Recently, I received a call from a number with a Washington, D.C. area code. On the line was someone claiming to be from the IRS, and claiming that I owe taxes. For a second, panic clutched at me; however, I quickly regained my senses and hung up the phone.
It’s a scary thing to think that you owe taxes. Even when you know you don’t owe anything, there’s still an unreasonable sense of fear. At the very least, such a call prompts panicked feelings that you’re going to have to fight the government to prove you don’t owe anything.
If you get such a call, though, don’t let fear cloud your judgment and lead you to do something foolish, like actually send money to the person on the other end of the line.
The Details on This New Scam
The IRS has put out warnings about this latest scam, which attempts to scare you into sending money, and perhaps turn over sensitive personal financial information. It’s worth noting that the scam can be fairly sophisticated.
My caller ID showed a number with a D.C. area code, but other scammers are smarter, spoofing the caller ID with the 800 number used as the IRS’s only toll-free number. Additionally, some scammers might call from in-state, implying that they’re calling from the local processing center.
The IRS warns that some scammers might have some of your information, which they’ve gained in unscrupulous ways. The caller might have the last four digits of your Social Security number or your address. It’s important not to let the sophistication fool you — whether you hear “official” sounds in the background, or whether the person pretends to give you a “badge number.”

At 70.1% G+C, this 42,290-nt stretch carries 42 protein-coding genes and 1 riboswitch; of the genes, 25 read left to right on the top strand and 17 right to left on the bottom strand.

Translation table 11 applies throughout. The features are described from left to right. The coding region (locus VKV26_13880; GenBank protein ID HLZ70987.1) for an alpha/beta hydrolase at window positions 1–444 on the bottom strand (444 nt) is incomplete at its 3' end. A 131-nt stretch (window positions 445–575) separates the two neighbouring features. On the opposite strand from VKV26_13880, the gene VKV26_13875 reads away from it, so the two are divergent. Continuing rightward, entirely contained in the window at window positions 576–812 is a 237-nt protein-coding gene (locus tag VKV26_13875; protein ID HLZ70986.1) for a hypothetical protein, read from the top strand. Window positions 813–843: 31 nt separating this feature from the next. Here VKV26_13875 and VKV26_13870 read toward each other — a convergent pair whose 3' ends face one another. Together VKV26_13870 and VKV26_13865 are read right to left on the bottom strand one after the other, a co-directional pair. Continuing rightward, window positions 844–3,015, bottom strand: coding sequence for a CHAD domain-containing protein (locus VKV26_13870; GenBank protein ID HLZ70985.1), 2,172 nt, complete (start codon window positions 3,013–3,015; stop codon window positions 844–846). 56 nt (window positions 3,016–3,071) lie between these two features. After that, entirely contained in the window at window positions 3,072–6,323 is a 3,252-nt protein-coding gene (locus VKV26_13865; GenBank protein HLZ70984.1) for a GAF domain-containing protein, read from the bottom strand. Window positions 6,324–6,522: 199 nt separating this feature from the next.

Once you believe that you’re going to be in trouble unless you pay up (threats include jail time or, for immigrants, deportation), you might be asked to load money onto a prepaid debit card, give away personal banking information, or wire money. Don’t do any of these things.
How the IRS Will Actually Contact You
Even though I was stunned and worried for a few seconds when I received that phone call, I quickly remembered one very important fact: The IRS normally contacts you via snail mail. Your initial contact from the IRS is going to come in the mail, after which you’ll have the chance to get a representative to handle the interactions on your behalf.
Additionally, the IRS won’t ask you to load up prepaid debit cards, and it certainly won’t ask you to complete a wire transfer. Plus, you won’t be threatened with arrest and jail time the first time the IRS contacts you. In fact, unless the IRS can prove that you were actively evading taxes, you probably won’t go to jail — even if you actually do owe something.
If you get one of these phone calls, don’t panic. Take a deep breath and remind yourself that it’s probably a scam. Then call 1-800-366-4484 to report the fraudulent call.
Has you or anyone you know received one of these phone calls? How did you react?